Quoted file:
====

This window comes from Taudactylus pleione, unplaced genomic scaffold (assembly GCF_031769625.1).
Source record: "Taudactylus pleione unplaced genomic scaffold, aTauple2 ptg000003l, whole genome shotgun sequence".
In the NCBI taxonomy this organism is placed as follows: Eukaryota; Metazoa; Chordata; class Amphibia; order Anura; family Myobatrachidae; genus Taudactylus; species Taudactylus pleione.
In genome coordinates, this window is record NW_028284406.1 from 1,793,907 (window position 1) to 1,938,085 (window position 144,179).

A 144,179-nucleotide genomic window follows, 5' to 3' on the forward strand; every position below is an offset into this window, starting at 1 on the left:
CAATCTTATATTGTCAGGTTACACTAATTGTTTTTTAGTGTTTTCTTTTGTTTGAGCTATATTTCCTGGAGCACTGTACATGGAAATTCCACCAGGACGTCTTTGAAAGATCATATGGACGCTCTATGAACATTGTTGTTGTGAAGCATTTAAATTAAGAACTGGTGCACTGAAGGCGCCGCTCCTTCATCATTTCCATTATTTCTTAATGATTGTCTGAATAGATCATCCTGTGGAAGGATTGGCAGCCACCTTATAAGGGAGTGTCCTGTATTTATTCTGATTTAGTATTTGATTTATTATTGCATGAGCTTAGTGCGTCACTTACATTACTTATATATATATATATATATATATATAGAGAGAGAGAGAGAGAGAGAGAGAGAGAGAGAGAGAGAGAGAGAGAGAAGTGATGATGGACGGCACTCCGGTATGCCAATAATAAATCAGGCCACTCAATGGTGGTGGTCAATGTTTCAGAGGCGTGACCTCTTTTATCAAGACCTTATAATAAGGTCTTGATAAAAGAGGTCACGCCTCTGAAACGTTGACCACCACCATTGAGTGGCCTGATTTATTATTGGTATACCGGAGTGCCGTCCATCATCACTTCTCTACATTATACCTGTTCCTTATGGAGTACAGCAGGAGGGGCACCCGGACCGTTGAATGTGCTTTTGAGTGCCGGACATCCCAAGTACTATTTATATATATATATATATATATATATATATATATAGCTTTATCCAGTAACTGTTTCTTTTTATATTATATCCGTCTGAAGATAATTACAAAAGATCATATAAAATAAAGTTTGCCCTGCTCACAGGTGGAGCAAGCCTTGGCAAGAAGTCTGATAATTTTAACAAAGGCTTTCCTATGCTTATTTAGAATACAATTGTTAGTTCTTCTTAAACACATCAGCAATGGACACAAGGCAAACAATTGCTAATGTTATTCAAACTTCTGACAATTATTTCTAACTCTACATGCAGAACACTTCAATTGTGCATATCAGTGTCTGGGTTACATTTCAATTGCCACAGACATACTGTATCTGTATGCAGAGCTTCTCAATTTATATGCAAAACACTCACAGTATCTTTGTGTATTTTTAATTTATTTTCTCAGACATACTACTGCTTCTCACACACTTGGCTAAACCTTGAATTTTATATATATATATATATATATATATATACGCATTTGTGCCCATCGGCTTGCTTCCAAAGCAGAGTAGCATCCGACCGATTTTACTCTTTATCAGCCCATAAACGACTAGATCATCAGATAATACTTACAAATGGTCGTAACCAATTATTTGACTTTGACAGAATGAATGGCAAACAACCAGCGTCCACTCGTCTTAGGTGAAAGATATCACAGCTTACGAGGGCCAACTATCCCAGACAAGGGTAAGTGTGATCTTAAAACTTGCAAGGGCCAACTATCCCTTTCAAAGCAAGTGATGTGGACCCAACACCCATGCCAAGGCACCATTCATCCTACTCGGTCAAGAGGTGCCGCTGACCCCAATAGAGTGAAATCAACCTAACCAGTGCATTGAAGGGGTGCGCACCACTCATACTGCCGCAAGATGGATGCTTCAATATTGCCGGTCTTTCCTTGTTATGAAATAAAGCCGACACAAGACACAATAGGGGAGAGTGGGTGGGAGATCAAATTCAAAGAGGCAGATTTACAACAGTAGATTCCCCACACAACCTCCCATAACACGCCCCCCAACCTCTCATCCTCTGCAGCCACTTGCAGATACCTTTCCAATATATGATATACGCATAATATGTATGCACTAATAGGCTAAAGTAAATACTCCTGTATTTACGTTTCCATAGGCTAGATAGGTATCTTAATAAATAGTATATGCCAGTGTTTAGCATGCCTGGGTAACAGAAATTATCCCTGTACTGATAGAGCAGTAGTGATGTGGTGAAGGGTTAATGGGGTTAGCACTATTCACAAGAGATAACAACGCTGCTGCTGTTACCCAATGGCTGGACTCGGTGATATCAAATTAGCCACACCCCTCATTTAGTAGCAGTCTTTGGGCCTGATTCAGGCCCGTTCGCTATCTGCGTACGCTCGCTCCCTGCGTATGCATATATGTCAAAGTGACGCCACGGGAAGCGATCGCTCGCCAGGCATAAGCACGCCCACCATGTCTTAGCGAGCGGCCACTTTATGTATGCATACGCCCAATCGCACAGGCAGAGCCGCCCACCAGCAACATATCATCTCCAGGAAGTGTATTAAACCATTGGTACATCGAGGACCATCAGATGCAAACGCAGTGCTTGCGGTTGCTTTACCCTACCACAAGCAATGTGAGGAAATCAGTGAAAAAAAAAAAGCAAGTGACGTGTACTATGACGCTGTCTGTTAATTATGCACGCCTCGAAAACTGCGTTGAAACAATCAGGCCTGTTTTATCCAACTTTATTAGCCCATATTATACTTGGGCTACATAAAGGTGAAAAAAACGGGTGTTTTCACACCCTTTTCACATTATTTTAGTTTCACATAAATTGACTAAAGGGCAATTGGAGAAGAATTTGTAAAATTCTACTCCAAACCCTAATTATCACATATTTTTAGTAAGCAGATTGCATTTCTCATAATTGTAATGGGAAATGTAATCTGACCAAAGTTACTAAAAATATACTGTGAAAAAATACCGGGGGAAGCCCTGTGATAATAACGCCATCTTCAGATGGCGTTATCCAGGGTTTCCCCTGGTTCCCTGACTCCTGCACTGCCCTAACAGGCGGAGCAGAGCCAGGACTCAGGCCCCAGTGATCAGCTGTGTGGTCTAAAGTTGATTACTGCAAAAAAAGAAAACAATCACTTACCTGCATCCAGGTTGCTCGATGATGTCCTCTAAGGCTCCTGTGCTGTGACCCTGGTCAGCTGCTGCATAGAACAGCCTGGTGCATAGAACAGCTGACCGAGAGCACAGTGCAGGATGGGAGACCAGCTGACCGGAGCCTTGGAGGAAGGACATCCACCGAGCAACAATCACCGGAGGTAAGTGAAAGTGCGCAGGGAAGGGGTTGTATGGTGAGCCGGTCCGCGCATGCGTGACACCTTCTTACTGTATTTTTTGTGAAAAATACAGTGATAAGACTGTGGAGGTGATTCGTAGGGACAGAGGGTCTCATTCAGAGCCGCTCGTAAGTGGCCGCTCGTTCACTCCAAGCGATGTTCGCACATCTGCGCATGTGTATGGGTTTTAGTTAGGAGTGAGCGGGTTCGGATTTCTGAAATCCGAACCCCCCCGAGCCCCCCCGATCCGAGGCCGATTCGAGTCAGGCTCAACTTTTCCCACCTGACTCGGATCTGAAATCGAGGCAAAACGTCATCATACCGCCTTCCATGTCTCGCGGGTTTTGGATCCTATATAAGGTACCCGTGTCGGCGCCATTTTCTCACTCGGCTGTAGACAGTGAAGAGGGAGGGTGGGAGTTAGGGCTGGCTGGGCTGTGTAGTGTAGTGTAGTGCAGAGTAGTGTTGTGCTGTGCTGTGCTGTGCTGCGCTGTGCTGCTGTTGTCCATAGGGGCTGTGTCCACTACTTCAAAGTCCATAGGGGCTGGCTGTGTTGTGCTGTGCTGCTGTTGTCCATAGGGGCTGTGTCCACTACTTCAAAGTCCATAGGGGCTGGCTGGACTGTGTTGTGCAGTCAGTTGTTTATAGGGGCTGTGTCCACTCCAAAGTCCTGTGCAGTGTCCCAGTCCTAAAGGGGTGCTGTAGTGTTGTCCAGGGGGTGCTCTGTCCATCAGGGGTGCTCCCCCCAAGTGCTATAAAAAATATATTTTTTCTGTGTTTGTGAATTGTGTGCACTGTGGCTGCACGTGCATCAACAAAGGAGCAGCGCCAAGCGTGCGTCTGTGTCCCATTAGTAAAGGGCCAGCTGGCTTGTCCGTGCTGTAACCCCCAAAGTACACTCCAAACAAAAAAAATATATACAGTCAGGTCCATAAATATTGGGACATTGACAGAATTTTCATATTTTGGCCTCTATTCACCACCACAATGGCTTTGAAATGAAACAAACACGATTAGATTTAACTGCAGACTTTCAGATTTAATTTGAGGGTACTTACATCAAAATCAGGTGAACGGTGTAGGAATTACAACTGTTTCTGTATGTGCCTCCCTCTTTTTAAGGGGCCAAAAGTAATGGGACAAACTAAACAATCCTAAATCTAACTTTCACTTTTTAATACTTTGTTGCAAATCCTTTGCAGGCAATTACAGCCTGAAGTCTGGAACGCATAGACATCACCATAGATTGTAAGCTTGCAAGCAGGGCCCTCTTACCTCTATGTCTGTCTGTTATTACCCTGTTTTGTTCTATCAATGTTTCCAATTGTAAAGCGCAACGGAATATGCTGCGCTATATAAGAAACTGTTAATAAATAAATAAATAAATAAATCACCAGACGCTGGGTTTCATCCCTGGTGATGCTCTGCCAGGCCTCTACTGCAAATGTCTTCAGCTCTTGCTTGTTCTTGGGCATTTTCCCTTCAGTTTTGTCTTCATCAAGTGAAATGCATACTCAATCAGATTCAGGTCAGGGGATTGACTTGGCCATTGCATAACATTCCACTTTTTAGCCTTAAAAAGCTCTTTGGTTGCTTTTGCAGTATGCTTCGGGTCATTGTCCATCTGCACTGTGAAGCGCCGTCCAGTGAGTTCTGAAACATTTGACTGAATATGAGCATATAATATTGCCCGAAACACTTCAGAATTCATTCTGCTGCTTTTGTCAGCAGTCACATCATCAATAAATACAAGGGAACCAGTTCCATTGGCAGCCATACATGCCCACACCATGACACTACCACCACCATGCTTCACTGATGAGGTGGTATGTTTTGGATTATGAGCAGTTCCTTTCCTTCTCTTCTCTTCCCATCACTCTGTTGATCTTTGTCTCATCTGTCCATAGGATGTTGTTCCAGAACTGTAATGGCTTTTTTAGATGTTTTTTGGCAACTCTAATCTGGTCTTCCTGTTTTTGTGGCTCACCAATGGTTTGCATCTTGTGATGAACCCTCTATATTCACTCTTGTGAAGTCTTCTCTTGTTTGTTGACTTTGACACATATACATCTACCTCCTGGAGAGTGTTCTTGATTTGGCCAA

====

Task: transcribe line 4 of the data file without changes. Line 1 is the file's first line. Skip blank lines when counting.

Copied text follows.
In genome coordinates, this window is record NW_028284406.1 from 1,793,907 (window position 1) to 1,938,085 (window position 144,179).